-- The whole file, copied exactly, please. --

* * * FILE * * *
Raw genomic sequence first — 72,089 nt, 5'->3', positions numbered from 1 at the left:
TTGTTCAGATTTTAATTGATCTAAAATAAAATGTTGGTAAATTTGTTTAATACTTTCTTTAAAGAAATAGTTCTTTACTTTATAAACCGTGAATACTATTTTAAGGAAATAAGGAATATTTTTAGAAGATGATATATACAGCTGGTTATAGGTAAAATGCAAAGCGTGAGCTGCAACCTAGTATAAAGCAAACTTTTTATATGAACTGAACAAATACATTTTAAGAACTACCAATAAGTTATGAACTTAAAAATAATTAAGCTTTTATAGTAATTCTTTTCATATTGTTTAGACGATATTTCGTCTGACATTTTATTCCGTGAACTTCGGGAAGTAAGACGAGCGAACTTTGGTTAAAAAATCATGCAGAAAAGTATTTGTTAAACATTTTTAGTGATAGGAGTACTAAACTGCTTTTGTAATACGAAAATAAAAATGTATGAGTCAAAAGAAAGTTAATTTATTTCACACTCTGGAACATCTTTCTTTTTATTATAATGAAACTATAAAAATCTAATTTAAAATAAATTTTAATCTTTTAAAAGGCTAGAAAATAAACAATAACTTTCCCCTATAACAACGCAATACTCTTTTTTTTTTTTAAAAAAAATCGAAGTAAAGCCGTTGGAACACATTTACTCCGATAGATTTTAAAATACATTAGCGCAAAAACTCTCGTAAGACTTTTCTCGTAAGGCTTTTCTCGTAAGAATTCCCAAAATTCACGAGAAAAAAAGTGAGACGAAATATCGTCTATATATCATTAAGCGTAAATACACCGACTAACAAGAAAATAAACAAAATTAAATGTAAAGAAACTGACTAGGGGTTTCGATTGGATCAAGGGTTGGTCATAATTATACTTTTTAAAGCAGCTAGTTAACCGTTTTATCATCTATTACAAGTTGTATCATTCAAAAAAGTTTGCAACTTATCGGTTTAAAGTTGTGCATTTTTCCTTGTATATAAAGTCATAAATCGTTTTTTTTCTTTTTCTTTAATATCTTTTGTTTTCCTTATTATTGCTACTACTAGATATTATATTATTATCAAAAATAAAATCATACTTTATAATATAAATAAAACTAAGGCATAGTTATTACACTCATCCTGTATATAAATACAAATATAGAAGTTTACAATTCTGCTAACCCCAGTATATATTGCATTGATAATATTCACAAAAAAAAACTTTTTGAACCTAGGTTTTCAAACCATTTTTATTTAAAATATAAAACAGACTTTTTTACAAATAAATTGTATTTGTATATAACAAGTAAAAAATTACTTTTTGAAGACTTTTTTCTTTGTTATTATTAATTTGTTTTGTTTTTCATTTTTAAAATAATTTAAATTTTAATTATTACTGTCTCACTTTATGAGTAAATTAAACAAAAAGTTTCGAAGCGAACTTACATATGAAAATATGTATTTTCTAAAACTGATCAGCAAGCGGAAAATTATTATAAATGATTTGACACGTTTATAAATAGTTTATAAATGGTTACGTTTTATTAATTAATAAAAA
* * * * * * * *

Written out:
Raw genomic sequence first — 72,089 nt, 5'->3', positions numbered from 1 at the left:
TTGTTCAGATTTTAATTGATCTAAAATAAAATGTTGGTAAATTTGTTTAATACTTTCTTTAAAGAAATAGTTCTTTACTTTATAAACCGTGAATACTATTTTAAGGAAATAAGGAATATTTTTAGAAGATGATATATACAGCTGGTTATAGGTAAAATGCAAAGCGTGAGCTGCAACCTAGTATAAAGCAAACTTTTTATATGAACTGAACAAATACATTTTAAGAACTACCAATAAGTTATGAACTTAAAAATAATTAAGCTTTTATAGTAATTCTTTTCATATTGTTTAGACGATATTTCGTCTGACATTTTATTCCGTGAACTTCGGGAAGTAAGACGAGCGAACTTTGGTTAAAAAATCATGCAGAAAAGTATTTGTTAAACATTTTTAGTGATAGGAGTACTAAACTGCTTTTGTAATACGAAAATAAAAATGTATGAGTCAAAAGAAAGTTAATTTATTTCACACTCTGGAACATCTTTCTTTTTATTATAATGAAACTATAAAAATCTAATTTAAAATAAATTTTAATCTTTTAAAAGGCTAGAAAATAAACAATAACTTTCCCCTATAACAACGCAATACTCTTTTTTTTTTTTAAAAAAAATCGAAGTAAAGCCGTTGGAACACATTTACTCCGATAGATTTTAAAATACATTAGCGCAAAAACTCTCGTAAGACTTTTCTCGTAAGGCTTTTCTCGTAAGAATTCCCAAAATTCACGAGAAAAAAAGTGAGACGAAATATCGTCTATATATCATTAAGCGTAAATACACCGACTAACAAGAAAATAAACAAAATTAAATGTAAAGAAACTGACTAGGGGTTTCGATTGGATCAAGGGTTGGTCATAATTATACTTTTTAAAGCAGCTAGTTAACCGTTTTATCATCTATTACAAGTTGTATCATTCAAAAAAGTTTGCAACTTATCGGTTTAAAGTTGTGCATTTTTCCTTGTATATAAAGTCATAAATCGTTTTTTTTCTTTTTCTTTAATATCTTTTGTTTTCCTTATTATTGCTACTACTAGATATTATATTATTATCAAAAATAAAATCATACTTTATAATATAAATAAAACTAAGGCATAGTTATTACACTCATCCTGTATATAAATACAAATATAGAAGTTTACAATTCTGCTAACCCCAGTATATATTGCATTGATAATATTCACAAAAAAAAACTTTTTGAACCTAGGTTTTCAAACCATTTTTATTTAAAATATAAAACAGACTTTTTTACAAATAAATTGTATTTGTATATAACAAGTAAAAAATTACTTTTTGAAGACTTTTTTCTTTGTTATTATTAATTTGTTTTGTTTTTCATTTTTAAAATAATTTAAATTTTAATTATTACTGTCTCACTTTATGAGTAAATTAAACAAAAAGTTTCGAAGCGAACTTACATATGAAAATATGTATTTTCTAAAACTGATCAGCAAGCGGAAAATTATTATAAATGATTTGACACGTTTATAAATAGTTTATAAATGGTTACGTTTTATTAATTAATAAAAA